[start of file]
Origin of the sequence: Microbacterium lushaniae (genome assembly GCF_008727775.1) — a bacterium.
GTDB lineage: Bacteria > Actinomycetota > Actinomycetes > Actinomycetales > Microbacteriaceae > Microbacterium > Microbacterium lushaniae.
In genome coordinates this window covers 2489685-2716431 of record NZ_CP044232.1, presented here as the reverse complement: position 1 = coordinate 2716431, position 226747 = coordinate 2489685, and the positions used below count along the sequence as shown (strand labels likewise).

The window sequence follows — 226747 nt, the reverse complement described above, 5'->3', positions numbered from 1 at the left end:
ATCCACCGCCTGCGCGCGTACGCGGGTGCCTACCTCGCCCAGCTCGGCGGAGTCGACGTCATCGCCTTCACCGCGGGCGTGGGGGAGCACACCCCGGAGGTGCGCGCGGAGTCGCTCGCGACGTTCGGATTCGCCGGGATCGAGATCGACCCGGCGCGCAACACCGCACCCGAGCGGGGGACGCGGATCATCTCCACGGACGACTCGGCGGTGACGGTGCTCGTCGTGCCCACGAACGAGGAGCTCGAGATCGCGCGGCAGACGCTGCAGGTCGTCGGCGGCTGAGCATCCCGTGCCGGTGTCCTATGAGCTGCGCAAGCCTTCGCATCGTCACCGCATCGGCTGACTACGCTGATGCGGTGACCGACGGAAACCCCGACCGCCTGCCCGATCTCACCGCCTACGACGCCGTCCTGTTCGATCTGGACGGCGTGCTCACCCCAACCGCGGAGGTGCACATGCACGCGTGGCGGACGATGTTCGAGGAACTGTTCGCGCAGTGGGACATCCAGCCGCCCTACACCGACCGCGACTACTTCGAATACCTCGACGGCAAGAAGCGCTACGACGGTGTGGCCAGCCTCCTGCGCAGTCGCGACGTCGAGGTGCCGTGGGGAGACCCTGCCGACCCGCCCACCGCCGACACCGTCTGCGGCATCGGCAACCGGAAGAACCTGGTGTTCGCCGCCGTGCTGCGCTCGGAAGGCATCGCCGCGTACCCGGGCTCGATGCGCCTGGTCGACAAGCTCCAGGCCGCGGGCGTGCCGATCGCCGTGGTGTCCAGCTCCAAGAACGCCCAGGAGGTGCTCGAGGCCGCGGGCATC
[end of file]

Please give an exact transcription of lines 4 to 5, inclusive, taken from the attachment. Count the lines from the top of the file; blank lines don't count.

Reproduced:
The window sequence follows — 226747 nt, the reverse complement described above, 5'->3', positions numbered from 1 at the left end:
ATCCACCGCCTGCGCGCGTACGCGGGTGCCTACCTCGCCCAGCTCGGCGGAGTCGACGTCATCGCCTTCACCGCGGGCGTGGGGGAGCACACCCCGGAGGTGCGCGCGGAGTCGCTCGCGACGTTCGGATTCGCCGGGATCGAGATCGACCCGGCGCGCAACACCGCACCCGAGCGGGGGACGCGGATCATCTCCACGGACGACTCGGCGGTGACGGTGCTCGTCGTGCCCACGAACGAGGAGCTCGAGATCGCGCGGCAGACGCTGCAGGTCGTCGGCGGCTGAGCATCCCGTGCCGGTGTCCTATGAGCTGCGCAAGCCTTCGCATCGTCACCGCATCGGCTGACTACGCTGATGCGGTGACCGACGGAAACCCCGACCGCCTGCCCGATCTCACCGCCTACGACGCCGTCCTGTTCGATCTGGACGGCGTGCTCACCCCAACCGCGGAGGTGCACATGCACGCGTGGCGGACGATGTTCGAGGAACTGTTCGCGCAGTGGGACATCCAGCCGCCCTACACCGACCGCGACTACTTCGAATACCTCGACGGCAAGAAGCGCTACGACGGTGTGGCCAGCCTCCTGCGCAGTCGCGACGTCGAGGTGCCGTGGGGAGACCCTGCCGACCCGCCCACCGCCGACACCGTCTGCGGCATCGGCAACCGGAAGAACCTGGTGTTCGCCGCCGTGCTGCGCTCGGAAGGCATCGCCGCGTACCCGGGCTCGATGCGCCTGGTCGACAAGCTCCAGGCCGCGGGCGTGCCGATCGCCGTGGTGTCCAGCTCCAAGAACGCCCAGGAGGTGCTCGAGGCCGCGGGCATC